Manufacturing jobs under threat from automation

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Almost half (43%) of manufacturing firms expect automation will replace at least 5% of their workforce over the next 12 months, according to research by professional services firm Grant Thornton.

The Grant Thornton International Business Report, which surveyed more than 2,500 executives across the world, found that 56% of businesses are either already automating business practices or may do so over the next 12 months.

Manufacturing jobs are most at risk of being replaced by automation, followed by roles in clean tech (39%) and the food and beverage sectors (35%).

The jobs safest from automation are those in hospitality and education, and healthcare (9% each).

The research also found businesses are increasingly spending more on R&D, which could contribute to the growth in automation. In 2015 29% of companies said they are planning to increase R&D spend, up from 26% in 2014 and a five-year high.

Rather than leading to mass redundancies, the findings suggest staff will be deployed elsewhere if their jobs are automated. More than half (54%) of firms planning to automate roles say they will redeploy workers in other areas, with 28% saying employees will be trained to operate new machinery. In manufacturing, 44% of companies expect to redeploy rather than remove staff.

Grant Thornton partner and head of technology sector Nick Watson said it was “premature” to ask whether robots would replace people. Instead, he warned that the automation of low skilled jobs could lead to “societal challenges”.

“Clearly the rise of artificial intelligence, supercomputers and sensors will have profound consequences for jobs, pay and the make-up of workforces,” he said.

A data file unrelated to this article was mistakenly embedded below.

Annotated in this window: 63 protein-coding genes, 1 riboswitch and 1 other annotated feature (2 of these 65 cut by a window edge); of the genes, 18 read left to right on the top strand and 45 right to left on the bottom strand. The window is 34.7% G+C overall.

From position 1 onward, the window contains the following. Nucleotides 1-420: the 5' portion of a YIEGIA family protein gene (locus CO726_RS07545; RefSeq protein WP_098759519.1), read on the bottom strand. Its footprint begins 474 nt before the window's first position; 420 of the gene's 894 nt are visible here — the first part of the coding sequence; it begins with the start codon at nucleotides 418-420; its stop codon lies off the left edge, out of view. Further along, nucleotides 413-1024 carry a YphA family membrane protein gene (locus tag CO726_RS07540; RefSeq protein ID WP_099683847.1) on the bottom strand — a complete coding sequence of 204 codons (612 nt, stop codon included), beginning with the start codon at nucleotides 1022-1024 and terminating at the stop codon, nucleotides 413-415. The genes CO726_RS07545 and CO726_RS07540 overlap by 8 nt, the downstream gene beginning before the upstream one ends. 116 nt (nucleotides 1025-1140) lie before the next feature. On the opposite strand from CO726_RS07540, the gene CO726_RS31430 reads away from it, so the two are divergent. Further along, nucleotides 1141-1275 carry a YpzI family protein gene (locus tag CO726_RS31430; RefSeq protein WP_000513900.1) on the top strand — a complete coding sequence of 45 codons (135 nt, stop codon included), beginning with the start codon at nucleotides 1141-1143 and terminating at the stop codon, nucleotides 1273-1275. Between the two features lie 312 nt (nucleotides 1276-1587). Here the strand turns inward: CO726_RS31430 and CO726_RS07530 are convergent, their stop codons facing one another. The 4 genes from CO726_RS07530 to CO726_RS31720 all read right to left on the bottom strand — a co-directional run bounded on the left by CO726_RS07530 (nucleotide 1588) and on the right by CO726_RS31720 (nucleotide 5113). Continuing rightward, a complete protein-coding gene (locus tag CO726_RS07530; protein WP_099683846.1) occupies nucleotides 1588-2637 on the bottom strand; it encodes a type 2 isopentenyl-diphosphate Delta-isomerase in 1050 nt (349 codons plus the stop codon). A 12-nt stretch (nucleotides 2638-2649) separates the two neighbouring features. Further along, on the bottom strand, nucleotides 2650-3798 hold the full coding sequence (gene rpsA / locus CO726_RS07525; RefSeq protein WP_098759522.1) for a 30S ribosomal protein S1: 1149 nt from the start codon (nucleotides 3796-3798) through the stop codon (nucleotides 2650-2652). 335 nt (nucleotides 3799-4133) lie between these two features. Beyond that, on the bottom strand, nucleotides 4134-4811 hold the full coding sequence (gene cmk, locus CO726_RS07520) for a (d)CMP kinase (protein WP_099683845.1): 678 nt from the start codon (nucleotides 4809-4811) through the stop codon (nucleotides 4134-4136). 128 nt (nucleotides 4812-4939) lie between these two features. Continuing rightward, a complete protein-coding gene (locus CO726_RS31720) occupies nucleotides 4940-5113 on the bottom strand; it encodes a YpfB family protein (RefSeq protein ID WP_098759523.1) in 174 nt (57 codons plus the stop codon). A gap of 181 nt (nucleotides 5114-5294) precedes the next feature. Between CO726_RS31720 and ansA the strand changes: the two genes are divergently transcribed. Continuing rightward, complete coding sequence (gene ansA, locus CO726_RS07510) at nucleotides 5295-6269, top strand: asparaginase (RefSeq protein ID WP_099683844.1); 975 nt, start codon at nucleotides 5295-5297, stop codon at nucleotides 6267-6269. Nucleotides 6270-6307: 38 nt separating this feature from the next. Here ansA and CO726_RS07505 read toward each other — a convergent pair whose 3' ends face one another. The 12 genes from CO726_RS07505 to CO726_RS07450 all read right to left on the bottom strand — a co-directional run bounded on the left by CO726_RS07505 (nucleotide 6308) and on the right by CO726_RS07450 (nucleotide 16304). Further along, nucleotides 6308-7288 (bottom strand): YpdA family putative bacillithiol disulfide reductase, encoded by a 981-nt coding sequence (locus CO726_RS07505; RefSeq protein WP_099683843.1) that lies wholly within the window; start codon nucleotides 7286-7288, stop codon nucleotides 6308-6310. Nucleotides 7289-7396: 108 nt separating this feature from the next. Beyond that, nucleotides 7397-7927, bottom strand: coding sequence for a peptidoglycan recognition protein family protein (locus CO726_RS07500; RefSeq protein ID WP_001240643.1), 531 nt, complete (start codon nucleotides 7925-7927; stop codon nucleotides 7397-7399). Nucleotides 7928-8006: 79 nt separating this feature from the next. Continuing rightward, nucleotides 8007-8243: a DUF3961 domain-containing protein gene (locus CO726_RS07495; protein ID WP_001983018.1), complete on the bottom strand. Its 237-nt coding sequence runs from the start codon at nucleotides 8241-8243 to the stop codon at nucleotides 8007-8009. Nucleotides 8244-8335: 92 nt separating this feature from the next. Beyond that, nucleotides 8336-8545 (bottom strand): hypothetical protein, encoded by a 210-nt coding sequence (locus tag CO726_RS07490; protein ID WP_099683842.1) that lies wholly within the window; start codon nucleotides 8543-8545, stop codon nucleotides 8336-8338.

“We may see people redeployed to lower-paid service roles as high-powered and previously high-paid jobs become the preserve of intelligent machines. Without intervention we will continue to see a growing divide in income and opportunity between knowledge-based and service-based economies and careers.”

He added: “No sector or profession is immune. Increased dialogue between governments, businesses and education institutions will help us better understand where gaps in the labour market will exist, to ensure we have a pipeline of people being educated and trained to fill those roles.”

Automation impacts leadership

Speaking at a separate event put on by learning and development company Ososim, London Business School professor of management practice Lynda Gratton said automation is changing leadership.

“Medium-skilled jobs have disappeared due to automation, and these were the jobs leaders used to take before they became leaders,” she said. “There is a broken career path because the jobs for high potential people just aren’t there.”

She added that future leaders are likely to be leading in times of social unrest, with rising unemployment due to automation. “Artificial intelligence is a very rapidly evolving area and your leaders need to understand it and have a view on it,” she said.

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